Heading into Week 7 we are almost at the halfway mark on the season and the Washington Redskins are in first place in the NFC East. This is weird. Looking at their performances so far they don’t feel like a team that would be playoff bound if the season ended today.
The Redskins are a good reflection of the NFC East as a whole. No one really knows what they are. Except for the Giants. The Giants are awful. The Redskins are flipping back-and-forth between a team that wants to prove they are ready for the next level and a team destined for a top 10 pick.
After Week 1 everyone was sending the Redskins to the Super Bowl. Alex Smith delivered the ball well, the great Adrian Peterson was resurrected, and the defense allowed nothing on the ground or through the air. The 24-6 win over Arizona seemed convincing but as the season has shown us since them, the Cardinals are possibly the worst team in the league.
The following week the Redskins got smoked by a Colts team that is also currently considered one of the worst teams out there. Losing 21-9, the Redskins looked flat across the board. The defense allowed a bad rushing team to dominate the line of scrimmage. On offense, the only way they would move the ball was check downs to Chris Thompson. Alex Smith struggled, the receivers were ghosts, and Adrian Peterson couldn’t get going.
The flip-flopping continued as the Redskins faced the Aaron Rodgers and the Packers in Week 3. Washington came out and defeated the Packers at home 31-17. This was the game of Adrian Peterson. The future Hall of Famer put up 120 yards and two touchdowns. Things started to become clear for the Redskins offense. If they can run the ball, they can win. Rodgers went into the game injured but any time you can hold a player of that caliber to 17 points, it’s an impressive accomplishment.
With a bye week behind them heading into Monday Night Football against the Saints, the Redskins had all the time in the world to get healthy, well rested, and prepared. The Redskins proceeded to embarrass themselves looking like the exact opposite of everything above. The Saints took down the Redskins 43-19 and even had an award ceremony for Drew Brees before halftime. This loss will literally go down in the history books. Many fans believed this could be the beginning of the end for Gruden in Washington. Note: Early officiating in this game was really bad. Not that it mattered by the end.
Not to be the guy that keeps blaming the refs because the #Redskins deserve most of the calls against them… but a few the other way that seem to be missed have resulted in scores… pic.twitter.com/UwsBnLoOxR
— Hines (@HinesmanTrophy) October 9, 2018
Most recently, the Redskins defeated the Panthers in a nail-biter, 23-17. The Redskins went into the game missing arguably their two best receivers in Jamison Crowder and Chris Thompson. All-in-all the Redskins had little business winning this game…but they did. The first half was electric and dominant. Adrian Peterson ran the ball well and that opened the passing game up more than we have seen at any point this season. The second half was awful. This has become a common theme throughout the Jay Gruden era. Had Cam Newton been able to deliver an accurate pass on the Panthers final drive, the end result of this game could have easily been 24-23 Panthers.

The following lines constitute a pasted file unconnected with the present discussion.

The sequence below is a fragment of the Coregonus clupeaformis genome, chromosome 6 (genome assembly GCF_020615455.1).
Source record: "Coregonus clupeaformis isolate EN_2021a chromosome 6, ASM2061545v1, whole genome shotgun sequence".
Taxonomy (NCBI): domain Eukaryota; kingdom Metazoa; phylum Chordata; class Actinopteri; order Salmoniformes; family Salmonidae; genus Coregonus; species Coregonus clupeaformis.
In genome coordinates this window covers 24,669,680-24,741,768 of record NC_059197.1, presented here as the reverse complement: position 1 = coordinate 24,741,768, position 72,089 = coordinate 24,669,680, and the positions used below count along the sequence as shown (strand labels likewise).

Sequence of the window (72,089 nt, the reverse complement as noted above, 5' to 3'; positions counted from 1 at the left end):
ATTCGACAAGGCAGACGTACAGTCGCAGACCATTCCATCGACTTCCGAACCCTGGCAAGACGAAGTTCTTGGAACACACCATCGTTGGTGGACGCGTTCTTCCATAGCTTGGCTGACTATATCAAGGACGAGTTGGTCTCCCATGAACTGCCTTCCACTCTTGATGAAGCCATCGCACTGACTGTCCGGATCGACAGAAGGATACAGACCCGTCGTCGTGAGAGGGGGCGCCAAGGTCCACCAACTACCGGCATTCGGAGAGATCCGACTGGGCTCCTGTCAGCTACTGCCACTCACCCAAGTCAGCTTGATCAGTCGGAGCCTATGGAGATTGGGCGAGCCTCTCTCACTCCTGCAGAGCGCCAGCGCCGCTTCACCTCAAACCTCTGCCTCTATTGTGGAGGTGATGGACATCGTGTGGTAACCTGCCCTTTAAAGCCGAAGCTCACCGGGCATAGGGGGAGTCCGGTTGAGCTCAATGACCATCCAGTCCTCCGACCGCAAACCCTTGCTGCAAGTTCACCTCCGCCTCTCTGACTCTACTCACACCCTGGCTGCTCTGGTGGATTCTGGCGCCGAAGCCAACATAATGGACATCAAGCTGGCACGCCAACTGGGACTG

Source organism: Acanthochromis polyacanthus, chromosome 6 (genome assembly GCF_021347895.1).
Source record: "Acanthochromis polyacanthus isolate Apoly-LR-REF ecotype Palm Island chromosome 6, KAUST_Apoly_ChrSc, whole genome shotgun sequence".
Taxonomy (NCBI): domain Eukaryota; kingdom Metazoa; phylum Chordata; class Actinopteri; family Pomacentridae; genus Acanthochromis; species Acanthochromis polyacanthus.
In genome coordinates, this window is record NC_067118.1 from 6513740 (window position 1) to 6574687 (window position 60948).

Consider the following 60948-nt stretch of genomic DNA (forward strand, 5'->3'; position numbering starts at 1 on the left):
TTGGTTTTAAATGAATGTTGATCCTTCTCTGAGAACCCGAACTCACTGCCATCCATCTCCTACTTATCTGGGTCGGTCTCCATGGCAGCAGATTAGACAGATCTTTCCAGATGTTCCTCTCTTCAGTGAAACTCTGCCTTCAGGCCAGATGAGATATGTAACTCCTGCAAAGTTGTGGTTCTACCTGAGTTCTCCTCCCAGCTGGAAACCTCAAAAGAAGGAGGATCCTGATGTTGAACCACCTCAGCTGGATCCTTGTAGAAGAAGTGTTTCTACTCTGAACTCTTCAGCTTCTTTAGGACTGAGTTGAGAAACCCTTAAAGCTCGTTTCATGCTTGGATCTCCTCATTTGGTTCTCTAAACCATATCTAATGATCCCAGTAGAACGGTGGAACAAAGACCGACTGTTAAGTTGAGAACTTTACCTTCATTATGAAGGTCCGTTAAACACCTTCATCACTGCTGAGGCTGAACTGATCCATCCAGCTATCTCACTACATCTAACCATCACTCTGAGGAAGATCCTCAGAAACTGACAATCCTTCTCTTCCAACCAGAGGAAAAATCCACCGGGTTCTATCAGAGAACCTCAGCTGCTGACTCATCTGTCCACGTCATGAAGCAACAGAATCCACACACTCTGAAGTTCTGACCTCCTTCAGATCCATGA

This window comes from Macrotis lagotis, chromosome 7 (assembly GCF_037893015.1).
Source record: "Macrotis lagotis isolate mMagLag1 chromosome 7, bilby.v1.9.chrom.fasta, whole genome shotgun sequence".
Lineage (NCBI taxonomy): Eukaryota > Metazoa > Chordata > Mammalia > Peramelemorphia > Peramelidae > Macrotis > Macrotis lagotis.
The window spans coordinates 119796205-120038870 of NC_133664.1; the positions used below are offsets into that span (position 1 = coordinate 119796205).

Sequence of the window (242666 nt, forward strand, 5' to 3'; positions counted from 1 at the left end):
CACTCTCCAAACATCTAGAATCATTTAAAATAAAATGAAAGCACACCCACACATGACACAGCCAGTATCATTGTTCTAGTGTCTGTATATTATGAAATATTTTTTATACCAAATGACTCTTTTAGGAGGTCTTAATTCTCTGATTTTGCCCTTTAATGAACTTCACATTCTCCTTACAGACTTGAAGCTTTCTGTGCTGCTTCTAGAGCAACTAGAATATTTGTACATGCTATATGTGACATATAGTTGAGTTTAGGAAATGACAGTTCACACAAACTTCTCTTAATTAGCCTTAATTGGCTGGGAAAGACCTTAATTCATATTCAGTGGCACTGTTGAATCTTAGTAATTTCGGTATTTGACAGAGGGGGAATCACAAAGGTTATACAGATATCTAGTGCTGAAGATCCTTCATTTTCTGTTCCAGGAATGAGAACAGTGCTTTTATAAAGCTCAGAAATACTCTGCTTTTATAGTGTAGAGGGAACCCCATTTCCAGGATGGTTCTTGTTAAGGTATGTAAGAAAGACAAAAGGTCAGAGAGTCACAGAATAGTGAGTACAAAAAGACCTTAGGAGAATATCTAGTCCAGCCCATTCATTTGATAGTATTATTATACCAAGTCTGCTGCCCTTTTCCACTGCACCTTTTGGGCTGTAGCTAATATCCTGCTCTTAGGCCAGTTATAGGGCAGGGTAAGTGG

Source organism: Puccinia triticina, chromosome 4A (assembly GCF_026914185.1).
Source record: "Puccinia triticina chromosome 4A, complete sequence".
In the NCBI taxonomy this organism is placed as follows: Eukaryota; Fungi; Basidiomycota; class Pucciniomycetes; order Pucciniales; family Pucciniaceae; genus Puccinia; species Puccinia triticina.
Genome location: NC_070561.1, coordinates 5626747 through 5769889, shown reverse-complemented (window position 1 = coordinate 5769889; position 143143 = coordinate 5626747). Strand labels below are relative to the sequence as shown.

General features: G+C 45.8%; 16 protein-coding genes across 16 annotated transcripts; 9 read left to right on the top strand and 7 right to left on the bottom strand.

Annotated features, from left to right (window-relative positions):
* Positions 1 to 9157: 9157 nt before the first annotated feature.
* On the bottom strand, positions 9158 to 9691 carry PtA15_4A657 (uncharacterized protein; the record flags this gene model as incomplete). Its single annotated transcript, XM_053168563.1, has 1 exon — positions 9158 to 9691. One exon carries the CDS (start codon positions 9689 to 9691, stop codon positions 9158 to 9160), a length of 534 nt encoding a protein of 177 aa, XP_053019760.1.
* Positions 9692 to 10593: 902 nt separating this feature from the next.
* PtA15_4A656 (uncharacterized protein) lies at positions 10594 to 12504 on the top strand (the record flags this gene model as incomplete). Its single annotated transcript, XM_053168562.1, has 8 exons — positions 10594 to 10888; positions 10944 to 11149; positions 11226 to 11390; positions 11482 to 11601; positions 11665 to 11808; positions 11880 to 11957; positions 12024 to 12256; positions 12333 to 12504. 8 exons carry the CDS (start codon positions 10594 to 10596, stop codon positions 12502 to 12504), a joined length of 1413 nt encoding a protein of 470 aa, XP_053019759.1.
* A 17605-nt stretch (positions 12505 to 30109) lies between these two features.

Two things the #Redskins have not done well during the Gruden era:
1. Half time adjustments.
2. Playing with the lead.
This game will be a test fron start to finish.
— Hines (@HinesmanTrophy) October 14, 2018
So there is obviously still a lot we don’t know about the Redskins but let’s take a look at what we have learned.
This team has some real assets, some more surprising than others. The most surprising to me has been Adrian Peterson. When the team signed Peterson, the Redskins fan base exploded with excitement. I did not join in this excitement. When the news broke that the team was working out Jamaal Charles and AP I rolled my eyes so hard I thought I would go blind.
Of the two, I was happy AP was the way they went. I was quick to tweet that there was little chance Peterson would make a huge season impact and that he would not reach 1k rushing yards. And if you look at the average performance of a running back over 32, I am correct. Well it turns out AP isn’t average and I’m already wrong on the impact he’s made because he has been the key factor in all three wins. I have been absolutely floored by what he can still do. He is a freak of nature. Not that he cares, but consider this my apology to AP.
A less surprising but equally satisfying asset has been the Redskins young defensive line stepping up to become one of the better units in the league. Jonathan Allen, Da’Ron Payne, and Matt Ioannidis are all young, fast, and unbelievably strong. This unit should only get better as time goes on.
Now the reasons Redskins fans aren’t feeling like their team is in first place…